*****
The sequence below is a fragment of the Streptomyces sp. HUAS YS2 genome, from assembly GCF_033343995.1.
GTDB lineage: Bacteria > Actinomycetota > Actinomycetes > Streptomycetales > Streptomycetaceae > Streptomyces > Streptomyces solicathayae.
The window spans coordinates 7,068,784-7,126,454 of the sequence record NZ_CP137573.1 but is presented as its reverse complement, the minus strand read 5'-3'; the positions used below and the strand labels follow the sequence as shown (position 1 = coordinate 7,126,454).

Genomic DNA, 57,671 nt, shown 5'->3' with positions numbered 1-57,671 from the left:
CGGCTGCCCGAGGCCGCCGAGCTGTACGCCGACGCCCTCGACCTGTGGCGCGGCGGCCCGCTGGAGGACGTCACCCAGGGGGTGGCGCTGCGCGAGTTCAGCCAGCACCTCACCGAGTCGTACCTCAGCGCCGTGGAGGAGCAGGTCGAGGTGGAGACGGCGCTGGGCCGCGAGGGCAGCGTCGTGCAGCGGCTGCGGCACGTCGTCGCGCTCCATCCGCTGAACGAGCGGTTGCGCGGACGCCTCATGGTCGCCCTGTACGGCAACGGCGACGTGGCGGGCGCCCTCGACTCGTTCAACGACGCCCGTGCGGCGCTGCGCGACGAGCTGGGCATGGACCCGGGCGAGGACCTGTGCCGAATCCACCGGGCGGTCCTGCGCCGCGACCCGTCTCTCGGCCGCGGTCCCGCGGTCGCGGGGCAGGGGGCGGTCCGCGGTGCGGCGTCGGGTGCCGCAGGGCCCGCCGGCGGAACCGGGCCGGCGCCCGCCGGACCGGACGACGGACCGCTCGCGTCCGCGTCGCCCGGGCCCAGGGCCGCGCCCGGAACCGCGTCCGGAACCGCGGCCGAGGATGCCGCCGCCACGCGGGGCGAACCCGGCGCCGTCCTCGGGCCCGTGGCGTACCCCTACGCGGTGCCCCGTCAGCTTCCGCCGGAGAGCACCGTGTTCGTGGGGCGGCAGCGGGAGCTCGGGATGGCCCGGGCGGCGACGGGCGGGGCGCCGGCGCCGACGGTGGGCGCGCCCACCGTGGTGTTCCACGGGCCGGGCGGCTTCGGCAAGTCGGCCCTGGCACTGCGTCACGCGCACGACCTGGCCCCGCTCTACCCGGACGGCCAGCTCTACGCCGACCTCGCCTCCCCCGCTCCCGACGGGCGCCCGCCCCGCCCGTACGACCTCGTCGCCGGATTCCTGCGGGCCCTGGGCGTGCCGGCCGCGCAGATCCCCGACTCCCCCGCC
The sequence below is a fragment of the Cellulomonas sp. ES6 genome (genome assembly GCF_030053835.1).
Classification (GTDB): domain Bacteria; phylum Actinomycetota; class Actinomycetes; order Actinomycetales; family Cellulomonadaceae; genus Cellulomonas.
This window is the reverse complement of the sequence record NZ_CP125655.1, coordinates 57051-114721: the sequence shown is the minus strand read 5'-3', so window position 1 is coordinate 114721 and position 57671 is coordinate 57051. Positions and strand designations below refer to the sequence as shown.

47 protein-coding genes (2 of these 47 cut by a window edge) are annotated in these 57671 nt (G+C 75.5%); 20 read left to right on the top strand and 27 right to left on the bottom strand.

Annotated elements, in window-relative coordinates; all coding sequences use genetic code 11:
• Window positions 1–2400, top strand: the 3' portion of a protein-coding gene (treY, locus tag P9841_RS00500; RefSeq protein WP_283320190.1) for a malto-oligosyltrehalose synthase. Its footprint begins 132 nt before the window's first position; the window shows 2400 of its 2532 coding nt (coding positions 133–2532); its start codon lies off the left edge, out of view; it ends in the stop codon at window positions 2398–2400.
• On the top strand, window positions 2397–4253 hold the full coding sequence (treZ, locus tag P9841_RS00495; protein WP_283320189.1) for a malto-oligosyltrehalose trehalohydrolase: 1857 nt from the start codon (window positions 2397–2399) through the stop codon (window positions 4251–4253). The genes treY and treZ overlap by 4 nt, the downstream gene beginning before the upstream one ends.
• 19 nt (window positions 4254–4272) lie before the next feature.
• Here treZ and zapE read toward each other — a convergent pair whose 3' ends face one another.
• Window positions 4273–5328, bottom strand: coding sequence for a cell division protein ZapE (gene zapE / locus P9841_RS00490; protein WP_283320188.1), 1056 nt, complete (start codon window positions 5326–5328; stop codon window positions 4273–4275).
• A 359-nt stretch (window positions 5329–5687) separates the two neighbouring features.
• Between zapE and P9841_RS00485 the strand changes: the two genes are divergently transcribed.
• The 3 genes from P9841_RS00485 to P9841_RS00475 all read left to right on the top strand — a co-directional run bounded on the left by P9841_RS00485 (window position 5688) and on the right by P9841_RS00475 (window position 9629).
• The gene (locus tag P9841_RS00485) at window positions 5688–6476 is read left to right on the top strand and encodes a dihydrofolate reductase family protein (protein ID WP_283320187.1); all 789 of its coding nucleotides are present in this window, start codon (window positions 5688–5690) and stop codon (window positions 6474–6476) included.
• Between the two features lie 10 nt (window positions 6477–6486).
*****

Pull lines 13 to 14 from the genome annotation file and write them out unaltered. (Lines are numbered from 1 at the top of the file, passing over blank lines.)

• 19 nt (window positions 4254–4272) lie before the next feature.
• Here treZ and zapE read toward each other — a convergent pair whose 3' ends face one another.